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32 Fleet 51 South Castle Atlas contains battle BATTLE OF TRAFALGAR beautiful beneath billows bird birdie boat Book brave breast breeze bright child cloth courage dead deck English boy eyes father Fleet Street FLORENCE NIGHTINGALE flowers Forfarshire gallant Gaze geography of England God's great plan green Grey brothers heard heart Hearts of Oak heaven homes of England Hurrah Illustrations Inchcape Rock ladies gay land leaves Let me fly light literally little dog Little white Lily Liverpool lives look lords and ladies Lucy dear Mabel Nannie nest never say fail night Norsemen noun o'er ocean Petrel Physical and Political pleasant poem poet means Queen rain sail SEA-KING Series shine ship shore sing Sir Ralph sleep song soul South Castle Street spirit spring star storm stormy winds sweet thee thine Thomas Campbell thou thought trees waves weeping winds do blow wings word young
Page 85 - And sweep through the deep While the stormy winds do blow, — While the battle rages loud and long And the stormy winds do blow ! The spirits of your fathers Shall start from every wave : For the deck it was their field of fame, And ocean was their grave. Where Blake and mighty Nelson fell Your manly hearts shall glow, As ye sweep through the deep While the stormy winds do blow, — While the battle rages loud and long And the stormy winds do blow.
Page 55 - TELL me not, in mournful numbers, Life is but an empty dream ! — For the soul is dead that slumbers, And things are not what they seem. Life is real ! Life is earnest ! And the grave is not its goal; Dust thou art, to dust returnest, Was not spoken of the soul.
Page 47 - THE boy stood on the burning deck, Whence all but him had fled; The flame that lit the battle's wreck Shone round him o'er the dead. Yet beautiful and bright he stood, As born to rule the storm; A creature of heroic blood, A proud though childlike form.
Page 29 - THE stately homes of England, How beautiful they stand, Amidst their tall ancestral trees, O'er all the pleasant land ! The deer across their greensward bound Through shade and sunny gleam, And the swan glides past them with the sound Of some rejoicing stream.
Page 47 - once again he cried, ' If I may yet be gone ! ' And but the booming shots replied, And fast the flames rolled on.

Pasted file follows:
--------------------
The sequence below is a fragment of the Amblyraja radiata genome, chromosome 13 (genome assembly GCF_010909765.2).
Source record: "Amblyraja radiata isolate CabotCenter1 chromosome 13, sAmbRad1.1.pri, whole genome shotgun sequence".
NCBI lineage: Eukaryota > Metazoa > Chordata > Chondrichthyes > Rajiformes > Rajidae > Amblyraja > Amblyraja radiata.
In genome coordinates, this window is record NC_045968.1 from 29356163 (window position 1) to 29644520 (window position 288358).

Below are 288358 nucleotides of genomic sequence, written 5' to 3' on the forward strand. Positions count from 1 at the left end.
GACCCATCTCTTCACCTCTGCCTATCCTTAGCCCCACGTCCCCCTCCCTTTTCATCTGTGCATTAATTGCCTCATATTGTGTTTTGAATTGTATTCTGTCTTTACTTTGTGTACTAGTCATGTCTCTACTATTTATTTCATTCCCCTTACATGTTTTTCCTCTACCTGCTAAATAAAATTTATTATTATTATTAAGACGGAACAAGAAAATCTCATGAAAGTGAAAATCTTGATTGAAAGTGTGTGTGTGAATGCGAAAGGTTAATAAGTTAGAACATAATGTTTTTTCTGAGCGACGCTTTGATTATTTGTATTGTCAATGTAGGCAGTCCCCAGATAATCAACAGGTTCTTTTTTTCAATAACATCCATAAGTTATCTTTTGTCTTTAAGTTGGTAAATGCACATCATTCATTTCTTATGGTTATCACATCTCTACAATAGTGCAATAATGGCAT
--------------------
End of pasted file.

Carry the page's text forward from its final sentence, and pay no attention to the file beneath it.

Page 60 - Twas Autumn, — and sunshine arose on the way To the home of my fathers, that welcomed me back. I flew to the pleasant fields traversed so oft In life's morning march, when my bosom was young; I heard my own mountain-goats bleating aloft, And knew the sweet strain that the corn-reapers sung. Then pledged we the wine-cup, and fondly I swore From my home and my weeping friends never to part ; My little ones kissed me a thousand times o'er, And my wife sobbed aloud in her fulness of heart. "Stay, stay...
Page 64 - Lightly they'll talk of the spirit that's gone, And o'er his cold ashes upbraid him — But little he'll reck, if they let him sleep on In the grave where a Briton has laid him.
Page 92 - Lo ! in that house of misery A lady with a lamp I see Pass through the glimmering gloom, And flit from room to room. And slow, as in a dream of bliss, The speechless sufferer turns to kiss Her shadow, as it falls Upon the darkening walls.
Page 42 - Yet more ! the billows and the depths have more ! High hearts and brave are gathered to thy breast ! They hear not now the booming waters roar, The battle-thunders will not break their rest. Keep thy red gold and gems, thou stormy grave...
Page 54 - He gazed at the flowers with tearful eyes, He kissed their drooping leaves ; It was for the Lord of Paradise He bound them in his sheaves. My Lord has need of these flowerets gay, The Reaper said, and smiled : Dear tokens of the earth are they, Where he was once a child.